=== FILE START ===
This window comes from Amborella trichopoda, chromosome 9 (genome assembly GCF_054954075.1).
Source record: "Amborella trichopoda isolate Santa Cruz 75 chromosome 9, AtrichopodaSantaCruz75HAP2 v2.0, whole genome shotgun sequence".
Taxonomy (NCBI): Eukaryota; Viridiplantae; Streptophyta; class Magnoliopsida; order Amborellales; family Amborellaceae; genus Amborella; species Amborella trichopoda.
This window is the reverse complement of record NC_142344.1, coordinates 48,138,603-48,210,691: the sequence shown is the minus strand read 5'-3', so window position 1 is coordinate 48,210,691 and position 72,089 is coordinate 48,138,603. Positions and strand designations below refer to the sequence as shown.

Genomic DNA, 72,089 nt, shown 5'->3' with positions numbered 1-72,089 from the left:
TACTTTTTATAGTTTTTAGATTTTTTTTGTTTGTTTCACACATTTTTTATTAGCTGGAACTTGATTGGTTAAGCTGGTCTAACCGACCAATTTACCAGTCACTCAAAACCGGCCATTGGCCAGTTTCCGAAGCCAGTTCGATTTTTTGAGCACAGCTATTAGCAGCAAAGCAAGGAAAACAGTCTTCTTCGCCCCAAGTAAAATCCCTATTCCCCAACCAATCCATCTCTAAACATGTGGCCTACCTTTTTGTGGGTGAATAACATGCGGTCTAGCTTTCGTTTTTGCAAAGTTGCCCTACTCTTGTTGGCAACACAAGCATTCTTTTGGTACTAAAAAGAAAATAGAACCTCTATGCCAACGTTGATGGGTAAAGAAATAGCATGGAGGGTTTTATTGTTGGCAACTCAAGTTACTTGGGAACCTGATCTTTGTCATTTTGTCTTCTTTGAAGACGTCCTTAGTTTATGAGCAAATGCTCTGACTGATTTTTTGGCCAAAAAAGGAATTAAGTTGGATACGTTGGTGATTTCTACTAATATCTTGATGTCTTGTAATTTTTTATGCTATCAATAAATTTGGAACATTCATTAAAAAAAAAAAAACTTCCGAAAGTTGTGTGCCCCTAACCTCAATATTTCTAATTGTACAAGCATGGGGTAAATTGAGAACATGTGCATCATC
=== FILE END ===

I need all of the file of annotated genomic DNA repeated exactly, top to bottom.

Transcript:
This window comes from Amborella trichopoda, chromosome 9 (genome assembly GCF_054954075.1).
Source record: "Amborella trichopoda isolate Santa Cruz 75 chromosome 9, AtrichopodaSantaCruz75HAP2 v2.0, whole genome shotgun sequence".
Taxonomy (NCBI): Eukaryota; Viridiplantae; Streptophyta; class Magnoliopsida; order Amborellales; family Amborellaceae; genus Amborella; species Amborella trichopoda.
This window is the reverse complement of record NC_142344.1, coordinates 48,138,603-48,210,691: the sequence shown is the minus strand read 5'-3', so window position 1 is coordinate 48,210,691 and position 72,089 is coordinate 48,138,603. Positions and strand designations below refer to the sequence as shown.

Genomic DNA, 72,089 nt, shown 5'->3' with positions numbered 1-72,089 from the left:
TACTTTTTATAGTTTTTAGATTTTTTTTGTTTGTTTCACACATTTTTTATTAGCTGGAACTTGATTGGTTAAGCTGGTCTAACCGACCAATTTACCAGTCACTCAAAACCGGCCATTGGCCAGTTTCCGAAGCCAGTTCGATTTTTTGAGCACAGCTATTAGCAGCAAAGCAAGGAAAACAGTCTTCTTCGCCCCAAGTAAAATCCCTATTCCCCAACCAATCCATCTCTAAACATGTGGCCTACCTTTTTGTGGGTGAATAACATGCGGTCTAGCTTTCGTTTTTGCAAAGTTGCCCTACTCTTGTTGGCAACACAAGCATTCTTTTGGTACTAAAAAGAAAATAGAACCTCTATGCCAACGTTGATGGGTAAAGAAATAGCATGGAGGGTTTTATTGTTGGCAACTCAAGTTACTTGGGAACCTGATCTTTGTCATTTTGTCTTCTTTGAAGACGTCCTTAGTTTATGAGCAAATGCTCTGACTGATTTTTTGGCCAAAAAAGGAATTAAGTTGGATACGTTGGTGATTTCTACTAATATCTTGATGTCTTGTAATTTTTTATGCTATCAATAAATTTGGAACATTCATTAAAAAAAAAAAAACTTCCGAAAGTTGTGTGCCCCTAACCTCAATATTTCTAATTGTACAAGCATGGGGTAAATTGAGAACATGTGCATCATC